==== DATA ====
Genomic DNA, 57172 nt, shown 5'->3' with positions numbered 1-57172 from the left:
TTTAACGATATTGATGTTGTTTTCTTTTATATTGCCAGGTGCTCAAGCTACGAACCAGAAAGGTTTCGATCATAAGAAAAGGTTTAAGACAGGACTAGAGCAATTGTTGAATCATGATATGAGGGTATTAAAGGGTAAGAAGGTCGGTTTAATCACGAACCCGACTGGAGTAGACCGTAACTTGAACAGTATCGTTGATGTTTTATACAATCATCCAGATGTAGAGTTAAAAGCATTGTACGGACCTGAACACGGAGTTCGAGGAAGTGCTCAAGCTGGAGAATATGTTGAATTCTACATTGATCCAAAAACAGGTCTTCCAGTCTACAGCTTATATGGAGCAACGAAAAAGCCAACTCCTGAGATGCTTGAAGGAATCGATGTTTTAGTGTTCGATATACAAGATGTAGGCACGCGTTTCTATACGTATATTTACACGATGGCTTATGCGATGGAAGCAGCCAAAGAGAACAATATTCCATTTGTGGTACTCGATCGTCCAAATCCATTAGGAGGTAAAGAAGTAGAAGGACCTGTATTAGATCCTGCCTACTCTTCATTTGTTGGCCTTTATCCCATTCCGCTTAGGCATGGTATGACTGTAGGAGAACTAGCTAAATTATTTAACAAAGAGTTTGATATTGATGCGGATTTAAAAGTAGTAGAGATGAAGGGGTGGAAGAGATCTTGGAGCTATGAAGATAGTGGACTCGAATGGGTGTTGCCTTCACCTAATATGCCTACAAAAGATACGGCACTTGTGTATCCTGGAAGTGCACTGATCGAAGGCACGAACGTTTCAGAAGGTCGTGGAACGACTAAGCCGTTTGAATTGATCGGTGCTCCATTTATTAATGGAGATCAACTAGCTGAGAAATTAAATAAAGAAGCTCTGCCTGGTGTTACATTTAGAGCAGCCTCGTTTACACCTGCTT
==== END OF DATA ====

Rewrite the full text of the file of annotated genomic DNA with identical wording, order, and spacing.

Genomic DNA, 57172 nt, shown 5'->3' with positions numbered 1-57172 from the left:
TTTAACGATATTGATGTTGTTTTCTTTTATATTGCCAGGTGCTCAAGCTACGAACCAGAAAGGTTTCGATCATAAGAAAAGGTTTAAGACAGGACTAGAGCAATTGTTGAATCATGATATGAGGGTATTAAAGGGTAAGAAGGTCGGTTTAATCACGAACCCGACTGGAGTAGACCGTAACTTGAACAGTATCGTTGATGTTTTATACAATCATCCAGATGTAGAGTTAAAAGCATTGTACGGACCTGAACACGGAGTTCGAGGAAGTGCTCAAGCTGGAGAATATGTTGAATTCTACATTGATCCAAAAACAGGTCTTCCAGTCTACAGCTTATATGGAGCAACGAAAAAGCCAACTCCTGAGATGCTTGAAGGAATCGATGTTTTAGTGTTCGATATACAAGATGTAGGCACGCGTTTCTATACGTATATTTACACGATGGCTTATGCGATGGAAGCAGCCAAAGAGAACAATATTCCATTTGTGGTACTCGATCGTCCAAATCCATTAGGAGGTAAAGAAGTAGAAGGACCTGTATTAGATCCTGCCTACTCTTCATTTGTTGGCCTTTATCCCATTCCGCTTAGGCATGGTATGACTGTAGGAGAACTAGCTAAATTATTTAACAAAGAGTTTGATATTGATGCGGATTTAAAAGTAGTAGAGATGAAGGGGTGGAAGAGATCTTGGAGCTATGAAGATAGTGGACTCGAATGGGTGTTGCCTTCACCTAATATGCCTACAAAAGATACGGCACTTGTGTATCCTGGAAGTGCACTGATCGAAGGCACGAACGTTTCAGAAGGTCGTGGAACGACTAAGCCGTTTGAATTGATCGGTGCTCCATTTATTAATGGAGATCAACTAGCTGAGAAATTAAATAAAGAAGCTCTGCCTGGTGTTACATTTAGAGCAGCCTCGTTTACACCTGCTT